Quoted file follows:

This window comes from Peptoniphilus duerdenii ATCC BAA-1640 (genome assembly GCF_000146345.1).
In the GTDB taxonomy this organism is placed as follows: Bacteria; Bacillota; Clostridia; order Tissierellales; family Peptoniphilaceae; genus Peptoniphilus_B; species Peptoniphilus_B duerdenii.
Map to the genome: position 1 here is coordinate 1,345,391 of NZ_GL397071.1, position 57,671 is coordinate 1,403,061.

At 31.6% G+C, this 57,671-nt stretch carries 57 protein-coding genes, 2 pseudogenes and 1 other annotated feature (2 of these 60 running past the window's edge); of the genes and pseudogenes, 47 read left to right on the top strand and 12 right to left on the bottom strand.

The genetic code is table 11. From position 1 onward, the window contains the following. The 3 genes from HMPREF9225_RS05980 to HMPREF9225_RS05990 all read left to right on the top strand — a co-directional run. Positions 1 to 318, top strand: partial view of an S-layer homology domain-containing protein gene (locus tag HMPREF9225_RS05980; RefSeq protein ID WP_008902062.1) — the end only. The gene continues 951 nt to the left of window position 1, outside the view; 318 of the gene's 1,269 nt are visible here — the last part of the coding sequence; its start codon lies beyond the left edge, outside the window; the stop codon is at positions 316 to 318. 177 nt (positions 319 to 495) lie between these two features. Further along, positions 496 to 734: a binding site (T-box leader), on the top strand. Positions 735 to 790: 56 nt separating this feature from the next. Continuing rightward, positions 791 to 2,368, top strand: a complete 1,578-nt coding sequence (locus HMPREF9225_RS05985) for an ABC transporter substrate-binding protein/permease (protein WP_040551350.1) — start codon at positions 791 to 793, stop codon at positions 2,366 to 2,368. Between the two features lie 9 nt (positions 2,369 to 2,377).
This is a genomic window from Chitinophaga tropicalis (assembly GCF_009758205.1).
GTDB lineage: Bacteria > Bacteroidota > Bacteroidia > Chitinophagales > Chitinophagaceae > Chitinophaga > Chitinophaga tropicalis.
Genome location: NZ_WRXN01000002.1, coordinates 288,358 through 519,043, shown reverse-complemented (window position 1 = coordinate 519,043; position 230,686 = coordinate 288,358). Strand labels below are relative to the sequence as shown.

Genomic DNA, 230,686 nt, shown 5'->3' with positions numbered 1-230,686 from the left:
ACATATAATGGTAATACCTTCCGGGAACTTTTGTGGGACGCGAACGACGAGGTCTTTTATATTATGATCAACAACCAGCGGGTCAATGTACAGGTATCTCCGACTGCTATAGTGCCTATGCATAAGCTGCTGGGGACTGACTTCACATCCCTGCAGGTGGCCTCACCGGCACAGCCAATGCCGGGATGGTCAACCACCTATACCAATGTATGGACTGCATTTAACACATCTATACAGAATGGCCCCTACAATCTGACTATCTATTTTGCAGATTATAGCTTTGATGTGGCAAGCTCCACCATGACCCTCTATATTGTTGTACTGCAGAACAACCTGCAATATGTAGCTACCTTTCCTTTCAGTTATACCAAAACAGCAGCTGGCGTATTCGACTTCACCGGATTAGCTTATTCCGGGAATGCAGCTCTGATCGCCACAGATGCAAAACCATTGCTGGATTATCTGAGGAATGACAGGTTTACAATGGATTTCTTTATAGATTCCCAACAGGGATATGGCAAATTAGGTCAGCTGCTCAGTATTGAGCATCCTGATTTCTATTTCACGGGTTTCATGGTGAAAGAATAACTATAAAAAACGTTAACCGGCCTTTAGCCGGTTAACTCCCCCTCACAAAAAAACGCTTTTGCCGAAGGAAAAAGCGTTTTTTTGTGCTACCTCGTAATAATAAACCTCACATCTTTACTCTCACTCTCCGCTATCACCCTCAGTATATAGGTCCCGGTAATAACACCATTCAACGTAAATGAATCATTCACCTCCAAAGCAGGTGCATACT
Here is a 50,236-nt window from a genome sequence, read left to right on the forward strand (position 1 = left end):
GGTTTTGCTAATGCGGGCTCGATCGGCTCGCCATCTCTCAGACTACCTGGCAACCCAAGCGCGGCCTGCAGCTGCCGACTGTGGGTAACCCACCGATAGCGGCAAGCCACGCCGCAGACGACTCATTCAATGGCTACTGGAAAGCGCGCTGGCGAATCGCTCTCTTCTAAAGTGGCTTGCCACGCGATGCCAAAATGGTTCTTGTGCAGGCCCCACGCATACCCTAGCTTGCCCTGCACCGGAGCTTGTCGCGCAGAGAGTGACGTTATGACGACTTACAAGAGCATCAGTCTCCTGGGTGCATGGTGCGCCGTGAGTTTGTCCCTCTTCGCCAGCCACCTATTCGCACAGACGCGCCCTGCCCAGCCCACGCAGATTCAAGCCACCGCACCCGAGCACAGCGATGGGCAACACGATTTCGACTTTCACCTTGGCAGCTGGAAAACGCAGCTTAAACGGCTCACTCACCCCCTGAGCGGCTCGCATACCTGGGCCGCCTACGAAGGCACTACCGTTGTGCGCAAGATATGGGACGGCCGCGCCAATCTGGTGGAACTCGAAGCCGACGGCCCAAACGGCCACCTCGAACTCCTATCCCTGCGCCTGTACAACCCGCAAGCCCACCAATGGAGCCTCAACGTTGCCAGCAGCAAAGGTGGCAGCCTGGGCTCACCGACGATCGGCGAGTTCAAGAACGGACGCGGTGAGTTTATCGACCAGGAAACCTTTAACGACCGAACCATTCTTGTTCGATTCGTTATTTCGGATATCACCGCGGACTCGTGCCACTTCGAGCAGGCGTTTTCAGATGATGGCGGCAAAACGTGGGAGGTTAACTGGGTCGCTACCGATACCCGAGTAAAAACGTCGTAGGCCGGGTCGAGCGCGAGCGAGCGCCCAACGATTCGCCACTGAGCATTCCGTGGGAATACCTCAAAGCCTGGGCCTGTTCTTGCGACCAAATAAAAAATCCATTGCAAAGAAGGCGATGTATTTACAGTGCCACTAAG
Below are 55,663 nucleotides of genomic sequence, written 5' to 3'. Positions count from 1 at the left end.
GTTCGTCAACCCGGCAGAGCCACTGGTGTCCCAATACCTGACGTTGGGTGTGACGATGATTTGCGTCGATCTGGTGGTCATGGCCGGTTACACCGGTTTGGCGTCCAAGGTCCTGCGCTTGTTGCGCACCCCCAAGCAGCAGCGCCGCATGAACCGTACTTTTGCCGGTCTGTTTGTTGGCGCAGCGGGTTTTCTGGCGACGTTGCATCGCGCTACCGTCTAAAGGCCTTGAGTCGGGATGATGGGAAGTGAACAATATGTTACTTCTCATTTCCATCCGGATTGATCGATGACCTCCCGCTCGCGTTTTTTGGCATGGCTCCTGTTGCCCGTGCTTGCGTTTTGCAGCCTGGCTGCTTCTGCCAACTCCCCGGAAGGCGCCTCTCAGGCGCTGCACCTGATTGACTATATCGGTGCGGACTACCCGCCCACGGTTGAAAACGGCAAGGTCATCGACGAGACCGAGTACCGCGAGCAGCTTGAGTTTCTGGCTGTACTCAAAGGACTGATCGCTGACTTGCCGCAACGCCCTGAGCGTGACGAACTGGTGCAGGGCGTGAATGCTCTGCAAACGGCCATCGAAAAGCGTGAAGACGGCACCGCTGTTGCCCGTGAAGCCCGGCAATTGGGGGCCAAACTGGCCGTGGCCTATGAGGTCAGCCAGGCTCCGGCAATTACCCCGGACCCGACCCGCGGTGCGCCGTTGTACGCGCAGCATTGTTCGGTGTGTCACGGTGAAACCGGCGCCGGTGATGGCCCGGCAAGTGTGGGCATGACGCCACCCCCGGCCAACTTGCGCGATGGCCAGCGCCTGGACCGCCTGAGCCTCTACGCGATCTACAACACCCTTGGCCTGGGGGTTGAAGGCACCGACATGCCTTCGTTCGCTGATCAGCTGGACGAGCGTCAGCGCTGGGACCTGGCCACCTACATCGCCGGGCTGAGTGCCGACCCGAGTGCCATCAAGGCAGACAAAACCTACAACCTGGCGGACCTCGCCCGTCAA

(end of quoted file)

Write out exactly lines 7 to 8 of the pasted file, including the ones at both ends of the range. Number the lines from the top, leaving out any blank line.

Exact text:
GTDB lineage: Bacteria > Bacteroidota > Bacteroidia > Chitinophagales > Chitinophagaceae > Chitinophaga > Chitinophaga tropicalis.
Genome location: NZ_WRXN01000002.1, coordinates 288,358 through 519,043, shown reverse-complemented (window position 1 = coordinate 519,043; position 230,686 = coordinate 288,358). Strand labels below are relative to the sequence as shown.